Marc Isaacs first heard of this extraordinary circumstance when a friend of his told him that her cleaner was one of the seven wives. He gained access to the strange family and was permitted to film them for a BBC documentary over the course of several months. The insights he gained have really got to be watched to be believed, but I'll try to give you the gist as best I can.

I can't stress enough that Philip is just an ordinary bloke, nothing special or Messianic about him at all. Yet, in the film, he has seven wives and several children all living in his farmhouse in the English countryside with him.

He doesn't seem to do much himself except muck about with his beloved horses while the wives cook and clean, mind the kids, work in Philip's failing second-hand furniture shops and shovel the shit left behind by Philip's horses. (One of the wives laughing referred to herself and the other women as 'the poo queens!' Trust me, that's nothing to flippin' laugh about!) And we already knew that at least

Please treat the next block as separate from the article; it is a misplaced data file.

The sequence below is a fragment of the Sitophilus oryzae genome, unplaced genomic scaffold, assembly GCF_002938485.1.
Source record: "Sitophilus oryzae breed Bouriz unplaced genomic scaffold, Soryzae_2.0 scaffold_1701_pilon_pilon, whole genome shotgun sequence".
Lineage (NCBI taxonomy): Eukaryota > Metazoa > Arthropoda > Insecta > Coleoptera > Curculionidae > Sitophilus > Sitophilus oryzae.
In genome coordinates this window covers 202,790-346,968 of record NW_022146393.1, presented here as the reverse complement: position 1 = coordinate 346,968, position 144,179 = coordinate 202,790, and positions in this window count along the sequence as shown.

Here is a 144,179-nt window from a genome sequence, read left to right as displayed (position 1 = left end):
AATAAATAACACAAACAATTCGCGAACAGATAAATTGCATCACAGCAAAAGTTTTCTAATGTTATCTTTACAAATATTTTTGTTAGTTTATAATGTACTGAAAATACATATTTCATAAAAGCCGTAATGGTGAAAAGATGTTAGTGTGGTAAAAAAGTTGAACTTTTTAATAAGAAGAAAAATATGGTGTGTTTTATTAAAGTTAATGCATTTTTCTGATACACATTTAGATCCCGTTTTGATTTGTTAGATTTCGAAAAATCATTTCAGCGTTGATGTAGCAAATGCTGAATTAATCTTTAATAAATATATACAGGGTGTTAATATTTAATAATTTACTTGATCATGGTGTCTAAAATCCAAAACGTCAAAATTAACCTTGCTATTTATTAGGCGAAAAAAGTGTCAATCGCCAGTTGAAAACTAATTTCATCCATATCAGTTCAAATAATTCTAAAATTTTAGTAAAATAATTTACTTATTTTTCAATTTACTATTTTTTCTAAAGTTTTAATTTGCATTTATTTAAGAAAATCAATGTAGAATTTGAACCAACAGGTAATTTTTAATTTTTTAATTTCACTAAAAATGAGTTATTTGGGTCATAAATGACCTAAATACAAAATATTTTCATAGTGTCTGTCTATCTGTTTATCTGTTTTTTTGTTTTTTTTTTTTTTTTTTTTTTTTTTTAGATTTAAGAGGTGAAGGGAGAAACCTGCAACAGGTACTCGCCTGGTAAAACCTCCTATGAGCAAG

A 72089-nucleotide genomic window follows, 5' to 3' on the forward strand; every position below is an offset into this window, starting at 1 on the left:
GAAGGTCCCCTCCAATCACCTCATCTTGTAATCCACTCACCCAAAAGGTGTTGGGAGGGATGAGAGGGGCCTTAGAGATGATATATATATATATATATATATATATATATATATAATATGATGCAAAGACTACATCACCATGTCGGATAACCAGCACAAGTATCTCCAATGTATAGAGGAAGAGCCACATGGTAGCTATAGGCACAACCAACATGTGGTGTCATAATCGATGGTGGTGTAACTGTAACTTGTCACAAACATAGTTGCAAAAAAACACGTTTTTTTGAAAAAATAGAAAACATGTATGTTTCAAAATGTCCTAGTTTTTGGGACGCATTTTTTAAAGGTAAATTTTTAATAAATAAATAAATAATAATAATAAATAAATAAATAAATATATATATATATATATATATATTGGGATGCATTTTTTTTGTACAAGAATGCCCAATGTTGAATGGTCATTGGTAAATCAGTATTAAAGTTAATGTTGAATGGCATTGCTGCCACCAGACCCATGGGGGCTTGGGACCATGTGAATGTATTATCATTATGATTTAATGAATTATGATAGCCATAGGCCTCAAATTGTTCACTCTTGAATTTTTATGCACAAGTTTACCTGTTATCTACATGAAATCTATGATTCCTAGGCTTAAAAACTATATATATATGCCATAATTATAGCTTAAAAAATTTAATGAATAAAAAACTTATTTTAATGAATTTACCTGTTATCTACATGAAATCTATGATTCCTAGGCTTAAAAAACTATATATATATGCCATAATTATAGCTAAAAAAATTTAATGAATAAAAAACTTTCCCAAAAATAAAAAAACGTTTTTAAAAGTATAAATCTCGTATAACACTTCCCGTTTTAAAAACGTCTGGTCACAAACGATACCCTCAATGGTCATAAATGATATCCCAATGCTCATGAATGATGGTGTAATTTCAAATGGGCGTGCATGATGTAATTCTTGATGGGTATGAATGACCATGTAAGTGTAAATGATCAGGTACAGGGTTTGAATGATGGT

one of the wives worked as a cleaner as well, so maybe some of the others did too.

Several times a week, Philip gathers the wives around the kitchen table for a meeting. This means that Philip, talking into an actual microphone, berates the sobbing and obviously upset women for hours on end about their spiritual and personal failings and shortcomings. They take his rantings and ravings very much to heart, while Philip himself just comes across as a big bully-boy and a whiny spoilt brat who loves to hear himself talk at great length.